I’m taking a course on monsters in horror fiction, and over the next few months will be blogging about responses to some classic and contemporary works. This week it’s Richard Matheson’s I Am Legend, which if you’ve only seen the Will Smith film is worth a read. In fact, none of the many adaptations of this book are even remotely faithful to this piece, which is actually chilling in its subtlety. As a piece of modern horror, I enjoyed it, but I had serious issues with the protagonist.
The horror of I Am Legend is the horror of a man left alone with his own thoughts. The creatures assaulting his home every night–vampire, zombie…it almost doesn’t matter what they are so much as that they are, to him, inhuman, and therefore to be avoided in the nighttime and slain in the daytime–aren’t the true monster. The true monster is Robert Neville, a fact which of course is his final revelation before death.
Even in flashback, as kind as Neville appears to be to his wife (though not particularly his daughter, who is an absent, fleeting thought to him both in life and death), he’s not necessarily the most likable hero. He has an unremarkable job, has to rely on a neighbor for carpooling, and is so sentimental that he can’t bring himself to dispose of his vampire-infected wife in such a way that he’ll save himself a lot of agony down the road. This is not a forward-thinking, rational man, and yet he’s the last vestige of the uninfected human race.
During the worst of the plague years, as he holes up alone with his classical music and alcohol (so much alcohol!), Neville veers from rational researcher to maudlin drunk and back again, interspersed with sweeps to clear the vampires, both living and dead, from his neighborhood. That lack of distinction, of course, is his hubris, and his illogical failure to recognize the source of his own immunity until well late in the game is also frustrating. Since Neville is the character the reader is stuck with, it’s frustrating that we’re stuck with such a dud.
My complaints about him are not to say his motivations don’t make sense, if one takes the idea of forced solitude to its logical conclusion: madness. By reading Neville as completely bonkers by about mid-book (or even before the book’s start) is to forgive a lot of his failings, rantings, and bad decisions. Who wouldn’t go crazy if your family died, you had bloodsucking fiends pounding on your door every night, and you had no one to talk to? I can give Neville a little leeway, then, if he puts more effort into soundproofing his house, rigging up his stereo, and stocking up on booze than he finally gives into figuring out the nature of the bacteria causing the infection.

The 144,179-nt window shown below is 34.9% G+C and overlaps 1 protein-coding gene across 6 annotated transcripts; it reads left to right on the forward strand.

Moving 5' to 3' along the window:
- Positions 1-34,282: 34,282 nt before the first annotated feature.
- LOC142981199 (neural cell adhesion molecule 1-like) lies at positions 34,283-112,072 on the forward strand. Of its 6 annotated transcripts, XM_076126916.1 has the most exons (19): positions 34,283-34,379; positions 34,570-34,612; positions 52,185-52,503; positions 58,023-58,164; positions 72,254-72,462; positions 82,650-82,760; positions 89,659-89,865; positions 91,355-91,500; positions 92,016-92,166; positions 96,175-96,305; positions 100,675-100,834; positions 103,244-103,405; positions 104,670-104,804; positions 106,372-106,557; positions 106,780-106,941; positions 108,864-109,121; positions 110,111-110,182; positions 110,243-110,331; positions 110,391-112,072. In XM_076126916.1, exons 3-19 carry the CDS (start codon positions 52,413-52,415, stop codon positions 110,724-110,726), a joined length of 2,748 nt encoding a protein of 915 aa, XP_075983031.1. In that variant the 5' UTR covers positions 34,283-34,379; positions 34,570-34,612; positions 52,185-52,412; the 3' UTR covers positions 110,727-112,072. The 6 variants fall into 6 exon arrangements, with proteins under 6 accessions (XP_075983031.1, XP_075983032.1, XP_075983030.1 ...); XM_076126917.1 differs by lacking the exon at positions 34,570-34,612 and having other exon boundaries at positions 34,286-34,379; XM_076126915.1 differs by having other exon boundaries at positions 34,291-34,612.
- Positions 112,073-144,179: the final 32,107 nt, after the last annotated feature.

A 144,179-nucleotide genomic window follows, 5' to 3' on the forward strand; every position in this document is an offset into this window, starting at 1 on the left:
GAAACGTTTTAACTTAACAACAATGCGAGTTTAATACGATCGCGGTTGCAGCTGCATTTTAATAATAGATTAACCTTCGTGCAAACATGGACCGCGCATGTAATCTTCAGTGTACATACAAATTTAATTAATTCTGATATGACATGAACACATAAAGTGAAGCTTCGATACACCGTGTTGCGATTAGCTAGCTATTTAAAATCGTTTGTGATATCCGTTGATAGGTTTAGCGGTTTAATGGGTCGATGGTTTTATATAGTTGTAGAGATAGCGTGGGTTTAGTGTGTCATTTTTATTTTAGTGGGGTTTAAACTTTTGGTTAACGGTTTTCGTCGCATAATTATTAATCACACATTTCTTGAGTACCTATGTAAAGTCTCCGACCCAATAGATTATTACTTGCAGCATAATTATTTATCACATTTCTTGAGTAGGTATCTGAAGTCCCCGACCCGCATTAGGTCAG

But I still can’t completely feel at ease with Neville, even forgiving his insanity, because I am a feminist critic. And as readable an author as Matheson is, this is very clearly both a first novel and a novel written in the 1950s. This is not the later Matheson who started to delve into romance territory (and rather beautifully) in the ’70s; this is a guy writing as a product of his era. Given that, the Ruth of the final chapter of I Am Legend is actually remarkably capable and impressive, but it’s Neville’s inherent assumptions and sexual attitudes that provide the source of much of the novel’s uncomfortable moments for me. This is a man having lustful thoughts about the zombie-esque female vampires assaulting his home, those whom Ruth describes as not being all there any longer. Neville seems to already know this, and yet he practically has to put himself in a straight jacket to avoid raping one of them. The vampires he experiments on, too, he has fleeting thoughts of assaulting. And finally even Ruth isn’t immune to these fleeting ideas when he first encounters her, despite entertaining the idea that he might be able to break his now-comfortable second bachelorhood to start a family with her…upon first meeting, he truly wondered if he might rape her.
Certainly in a post-apocalyptic novel there will be fears about rape. Even in the disaster comedy This is the End, the male characters worry that one of them might rape the lone woman in the house. The difference there is that film’s social commentary on the breakdown of society plays with wondering why that even comes up in a work about the end of the world. Must the men devolve so completely from civilized person to rapist? That film turns the idea ridiculous by having the characters begin to question that far quicker than we can assume Neville starts to, but the fact remains that his supposed “temptations” are extreme, shocking, and far more monstrous than the actions the bacteria causes the infected to commit. In the latter’s case, it’s driven by something out of the victim’s control, but Neville—though drunk and no longer completely sane—is still supposedly in control of his actions. The actions he is tempted to commit are violent, sexist power plays based on an apparent inability to direct his sexual drive into safer avenues. The actions, then, that he does commit without much thought—murder of both living and dead infection victims—fully cement him as the monster of the piece. Perhaps a better title would have been I Am Monster.